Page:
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For my paper I have several sources that pertain to the topic of stress. A study done at Liverpool’s Institute of Integrative Biology spent time studying female Barbary macaques. They recorded all incidents of social behavior including, agonistic behavior like threats, chases and slaps, submissive behavior like displacing, screaming, grimacing and hind quarter presentation and affiliate behavior such as teeth chatter, embracing and grooming. They then analyzed the levels of stress hormones in certain female macaques to see which individuals showed the most stress and after which type of behavior. Another study showed how babies grow up anxious and anti-social after the stress of separation form their mothers. The effects of these stressful situations plays a key role in their personality growing up and changes in the developing brain that occur causing them to be more anxious and less sociable. Finally a study was done by Indiana University which observed that wild orangutans that have come into contact with eco-tourists over a period of years show immediate stress response but no signs of chronic stress. Although the studies were done on different primate species I am looking more at the causes, effects, and impacts stress plays in primates lives compared to in one specific group.

(2013, Apr. 2 ). In Science Daily . Retrieved Month. Day, Year, from http://www.sciencedaily.com/releases/2013/04/130402091143.htm

Chaplin, S.. (2012, Mar. 15 ). In Wild orangutans stressed by eco-tourists, but not for long, IU study out of north Borneo finds. Retrieved Month. Day, Year, from http://www.eurekalert.org/pub_releases/2012-03/iu-wos031512.php

Pritchard, H.. (2011, Aug. 18 ). In BBC News. Retrieved Month. Day, Year, from http://www.bbc.co.uk/news/science-environment-14562120

Week 10: Zoo

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Despite the cold weather and the gorillas not being able to come out until later in the day when it was warmer I enjoyed my day at the zoo. I guess it was kind of a blessing in disguise that it was too cold for the gorillas because it gave us more time to look at the other animals that were at the zoo that day. It was really fun to see the baboons, especially that one baboon that keeps all the rocks in her cheek. Also being able to see the chimps and lemurs was a plus. Over all we got to see a more wide range of the primates which is awesome!

The only zoo that I have been to is the Bronx Zoo and I went when I was extremely little so I don’t remember the experience that well. One thing I do remember as a kid though and still wonder is where do they keep the animals at night, especially the giraffes, they are so tall they must have a large enclose for them. But anyways, I am getting a little side tracked here. Seeing the gorillas in the enclosure was bitter sweet. I think you get these pictures in your head about what the gorillas are like in the wild rummaging through the thick brush, sitting and eating plants while grooming each other. But then, you see them at the zoo and it never really fully lives up to your expectations. Despite this aspect, being able to see the physical gorillas was amazing. There was never a dull moment, especially with two male juveniles around. Apollo and Bomassa were two balls of energy constantly wrestling with each other, bothering their mothers, playing with the burlap sacks, and sometimes even engaging with the observers.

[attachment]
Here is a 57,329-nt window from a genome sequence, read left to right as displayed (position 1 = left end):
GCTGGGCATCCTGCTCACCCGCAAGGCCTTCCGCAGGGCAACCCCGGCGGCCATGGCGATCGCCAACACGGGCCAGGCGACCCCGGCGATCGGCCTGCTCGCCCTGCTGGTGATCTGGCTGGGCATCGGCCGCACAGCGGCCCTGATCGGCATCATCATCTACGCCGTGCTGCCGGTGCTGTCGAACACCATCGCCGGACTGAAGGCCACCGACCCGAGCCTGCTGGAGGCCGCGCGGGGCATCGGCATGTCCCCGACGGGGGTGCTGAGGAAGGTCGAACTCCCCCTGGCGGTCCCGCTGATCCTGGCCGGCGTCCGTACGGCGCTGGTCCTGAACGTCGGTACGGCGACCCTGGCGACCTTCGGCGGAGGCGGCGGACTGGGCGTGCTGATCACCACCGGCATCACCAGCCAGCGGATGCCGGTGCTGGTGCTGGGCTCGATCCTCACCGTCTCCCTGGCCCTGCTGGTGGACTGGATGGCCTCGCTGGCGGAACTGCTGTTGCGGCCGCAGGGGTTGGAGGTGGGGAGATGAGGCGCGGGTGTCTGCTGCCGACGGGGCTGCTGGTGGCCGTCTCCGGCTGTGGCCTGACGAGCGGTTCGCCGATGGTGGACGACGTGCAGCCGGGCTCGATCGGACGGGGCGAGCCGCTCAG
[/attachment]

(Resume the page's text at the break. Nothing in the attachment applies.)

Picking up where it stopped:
There were certain behaviors that I noticed that stood out to me. One thing that I noticed was that Acatia, the smallest adult female without a child, spent a lot of time alone away from the other four. She would rest in a corner or sleep away from the group on the burlap sacks. We soon learned that Acatia had lost her baby earlier that year by accidentally rolling over it in her sleep. This more solitary behavior could be the result of sadness from no longer having a baby of her own. However, sometimes Jamani and Olympia would let Acatia play with Apollo and Bomassa when they were tired of playing with them. Another interesting behavior observed was how the gorillas interacted with the burlap sacks. While I was observing Jamani, she took two burlap sacks and laid them out on the ground for her and Bomassa to sleep on. The juveniles would also play with the burlap sacks putting them on their heads and waving them around. One of the gorilla keepers mentioned that the burlap sacks have become such a big part of the gorillas lives that when they get moved to different locations or zoos they are moved with their burlap sack.

Overall it was a great day at the zoo! After the end of it I am going to have to say that my favorite primate that I saw was the gorillas. They won me over. After watching them for that extended period of time you learn about their personalities. Apollo is the rambunctious one always wanting to play and wrestle. He is also quite the attention grabber and knows how to get people to watch him. I think it would be a lot of fun to go back to the zoo in a couple of years and see what the two juveniles are like.